Pakistan gets final approval for $3bn IMF bailout
The International Monetary Fund’s (IMF) board has given its endorsement for a much-needed $3bn (£2.3bn) bailout for crisis-hit Pakistan.
The nation will get around $1.2bn upfront, with the rest due to be paid out over the next nine months.
The South Asian nation was on the brink of defaulting on its debts and had barely enough in foreign currencies to pay for a month of imports.
This week Pakistan received $2bn from long-term ally Saudi Arabia.
Pakistan’s Prime Minister Shehbaz Sharif said the bailout was a significant step in the right direction to stabilize the economy.
“It bolsters Pakistan’s economic position to overcome immediate to medium-term economic challenges, giving the next government the fiscal space to chart the way forward,” he said.
The IMF deal came after eight months of tough negotiations over how to deal with serious long-term issues with Pakistan’s ailing economy.
The country had been on the brink of being unable to meet debt repayments to creditors.
Much of the country was hit by devastating floods last year, which added to other major problems faced by the country, including high inflation and economic mismanagement by successive governments.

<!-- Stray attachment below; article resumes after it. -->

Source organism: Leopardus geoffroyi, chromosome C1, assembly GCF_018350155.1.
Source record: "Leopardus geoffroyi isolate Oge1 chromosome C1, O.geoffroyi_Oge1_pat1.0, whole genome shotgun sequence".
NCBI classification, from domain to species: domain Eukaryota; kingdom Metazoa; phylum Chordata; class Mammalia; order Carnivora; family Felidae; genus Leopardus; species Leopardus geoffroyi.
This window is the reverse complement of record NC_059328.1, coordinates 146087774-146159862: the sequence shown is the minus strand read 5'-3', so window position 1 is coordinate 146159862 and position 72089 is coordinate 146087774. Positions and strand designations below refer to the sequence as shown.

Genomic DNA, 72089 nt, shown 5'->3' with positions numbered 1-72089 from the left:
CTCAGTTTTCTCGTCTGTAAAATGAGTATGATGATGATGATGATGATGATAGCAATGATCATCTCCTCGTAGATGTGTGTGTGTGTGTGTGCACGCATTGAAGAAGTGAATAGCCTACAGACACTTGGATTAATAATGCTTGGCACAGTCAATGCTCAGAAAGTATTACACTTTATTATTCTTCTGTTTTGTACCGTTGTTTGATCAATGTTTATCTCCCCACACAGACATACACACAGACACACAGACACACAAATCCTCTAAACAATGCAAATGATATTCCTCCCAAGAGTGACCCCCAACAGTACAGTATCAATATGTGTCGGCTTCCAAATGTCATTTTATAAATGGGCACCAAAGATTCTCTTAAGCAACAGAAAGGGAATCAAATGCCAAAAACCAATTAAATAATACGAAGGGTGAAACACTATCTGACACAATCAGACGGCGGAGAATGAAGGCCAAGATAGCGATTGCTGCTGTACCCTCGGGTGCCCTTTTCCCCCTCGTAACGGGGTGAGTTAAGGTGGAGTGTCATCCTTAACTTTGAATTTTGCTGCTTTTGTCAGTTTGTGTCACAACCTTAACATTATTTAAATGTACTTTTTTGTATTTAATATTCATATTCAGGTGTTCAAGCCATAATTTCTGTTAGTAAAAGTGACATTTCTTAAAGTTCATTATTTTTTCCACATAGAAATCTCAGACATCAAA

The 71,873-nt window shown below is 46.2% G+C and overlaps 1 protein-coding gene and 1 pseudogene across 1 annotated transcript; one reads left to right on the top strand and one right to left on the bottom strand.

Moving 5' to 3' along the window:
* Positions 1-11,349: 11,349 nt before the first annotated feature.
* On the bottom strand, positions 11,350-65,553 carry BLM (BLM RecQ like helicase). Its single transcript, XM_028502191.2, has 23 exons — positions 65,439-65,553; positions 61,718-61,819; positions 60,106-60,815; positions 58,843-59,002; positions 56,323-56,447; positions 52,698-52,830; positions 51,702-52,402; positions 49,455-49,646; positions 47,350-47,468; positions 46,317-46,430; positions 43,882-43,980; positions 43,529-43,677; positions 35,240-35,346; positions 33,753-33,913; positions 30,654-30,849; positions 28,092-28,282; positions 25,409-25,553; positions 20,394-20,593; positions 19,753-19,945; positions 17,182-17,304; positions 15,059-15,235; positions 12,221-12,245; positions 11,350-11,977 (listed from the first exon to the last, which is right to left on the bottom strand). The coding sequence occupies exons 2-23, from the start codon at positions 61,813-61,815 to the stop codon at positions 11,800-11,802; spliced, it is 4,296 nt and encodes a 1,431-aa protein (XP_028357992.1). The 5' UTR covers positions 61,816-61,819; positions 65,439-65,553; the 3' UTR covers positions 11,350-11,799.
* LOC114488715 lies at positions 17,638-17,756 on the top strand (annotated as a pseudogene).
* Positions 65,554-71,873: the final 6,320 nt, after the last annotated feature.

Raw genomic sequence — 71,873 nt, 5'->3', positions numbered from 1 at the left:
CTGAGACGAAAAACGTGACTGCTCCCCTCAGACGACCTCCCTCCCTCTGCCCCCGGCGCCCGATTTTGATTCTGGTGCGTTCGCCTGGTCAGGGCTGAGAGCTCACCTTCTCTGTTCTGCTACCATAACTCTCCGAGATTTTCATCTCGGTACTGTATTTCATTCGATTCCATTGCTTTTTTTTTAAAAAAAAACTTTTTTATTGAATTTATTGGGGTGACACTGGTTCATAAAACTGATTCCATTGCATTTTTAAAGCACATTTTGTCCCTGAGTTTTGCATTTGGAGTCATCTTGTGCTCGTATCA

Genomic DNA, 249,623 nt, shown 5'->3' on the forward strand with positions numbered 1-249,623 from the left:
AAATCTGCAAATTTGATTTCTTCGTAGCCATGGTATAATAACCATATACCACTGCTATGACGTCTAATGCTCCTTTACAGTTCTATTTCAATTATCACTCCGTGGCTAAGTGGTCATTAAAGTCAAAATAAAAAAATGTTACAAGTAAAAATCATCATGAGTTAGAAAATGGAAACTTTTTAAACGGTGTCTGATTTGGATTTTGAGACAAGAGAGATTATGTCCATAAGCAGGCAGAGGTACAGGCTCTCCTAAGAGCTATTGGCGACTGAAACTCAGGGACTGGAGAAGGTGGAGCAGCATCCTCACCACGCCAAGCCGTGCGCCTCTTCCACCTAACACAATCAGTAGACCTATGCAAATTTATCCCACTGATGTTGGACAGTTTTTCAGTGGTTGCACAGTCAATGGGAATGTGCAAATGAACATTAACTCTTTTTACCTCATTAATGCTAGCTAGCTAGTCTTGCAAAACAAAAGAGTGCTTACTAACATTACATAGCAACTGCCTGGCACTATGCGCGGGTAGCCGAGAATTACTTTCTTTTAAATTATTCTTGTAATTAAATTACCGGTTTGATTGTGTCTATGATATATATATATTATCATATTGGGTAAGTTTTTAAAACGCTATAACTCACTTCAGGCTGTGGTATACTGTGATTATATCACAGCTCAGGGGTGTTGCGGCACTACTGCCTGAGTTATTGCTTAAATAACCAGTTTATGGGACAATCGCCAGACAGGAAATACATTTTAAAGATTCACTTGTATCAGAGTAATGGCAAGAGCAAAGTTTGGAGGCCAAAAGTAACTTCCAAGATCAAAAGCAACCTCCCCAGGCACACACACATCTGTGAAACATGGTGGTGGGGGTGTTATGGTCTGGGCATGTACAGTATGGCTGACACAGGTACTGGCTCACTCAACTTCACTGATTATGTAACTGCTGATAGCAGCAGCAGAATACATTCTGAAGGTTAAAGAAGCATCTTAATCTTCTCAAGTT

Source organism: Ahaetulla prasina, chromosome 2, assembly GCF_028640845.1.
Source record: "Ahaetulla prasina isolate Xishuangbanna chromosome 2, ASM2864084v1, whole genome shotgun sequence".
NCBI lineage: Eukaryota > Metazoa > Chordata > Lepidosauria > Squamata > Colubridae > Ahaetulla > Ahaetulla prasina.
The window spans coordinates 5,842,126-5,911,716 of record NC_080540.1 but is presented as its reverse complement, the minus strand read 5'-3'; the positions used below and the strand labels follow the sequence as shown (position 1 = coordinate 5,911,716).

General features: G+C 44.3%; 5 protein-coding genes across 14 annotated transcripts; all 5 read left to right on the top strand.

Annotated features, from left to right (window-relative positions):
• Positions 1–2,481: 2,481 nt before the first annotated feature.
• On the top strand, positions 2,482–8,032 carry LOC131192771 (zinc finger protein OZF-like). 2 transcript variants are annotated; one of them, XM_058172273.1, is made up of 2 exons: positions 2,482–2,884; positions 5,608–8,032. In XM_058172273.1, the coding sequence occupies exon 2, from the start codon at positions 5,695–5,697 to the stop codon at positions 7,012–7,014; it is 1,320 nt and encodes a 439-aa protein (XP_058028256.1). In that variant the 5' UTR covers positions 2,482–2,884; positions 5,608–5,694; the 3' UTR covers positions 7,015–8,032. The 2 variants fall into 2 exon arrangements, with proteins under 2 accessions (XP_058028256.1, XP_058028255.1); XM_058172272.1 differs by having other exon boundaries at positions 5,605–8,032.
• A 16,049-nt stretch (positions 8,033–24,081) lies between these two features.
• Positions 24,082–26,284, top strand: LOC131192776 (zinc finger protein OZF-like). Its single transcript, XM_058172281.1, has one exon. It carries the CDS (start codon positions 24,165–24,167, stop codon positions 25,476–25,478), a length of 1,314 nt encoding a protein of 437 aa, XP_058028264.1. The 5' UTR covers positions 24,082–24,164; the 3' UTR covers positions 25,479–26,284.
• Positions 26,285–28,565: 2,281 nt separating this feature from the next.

Saudi Arabia deposited $2bn with Pakistan’s central bank on Tuesday, Pakistan’s Finance Minister Ishaq Dar said.
The oil-rich Middle Eastern nation pledged the money in April but held off handing it over until it was certain that the IMF bailout would be finalized.
The IMF deal, along with the from Saudi Arabia, will unlock more funds to help support Pakistan’s ailing economy.
Pakistan’s foreign exchange reserves are expected to rise to around $15bn by the end of this month, Mr Dar has said.
On Monday, the credit rating agency Fitch upgraded Pakistan’s sovereign rating, with the deal bringing some relief to investors in the country’s stocks and bonds.
The heavily-indebted country’s bonds have soared since the end of June when the IMF gave preliminary approval for the bailout.
Mr. Sharif’s coalition government, which is due to face a national election this year, still has to make major spending cuts to meet the conditions of the bailout.
In June, Pakistan’s central bank raised its main interest rate to a record high of 22% as it struggles to curb the country’s soaring cost of living. The official annual rate of inflation currently stands at almost 30%.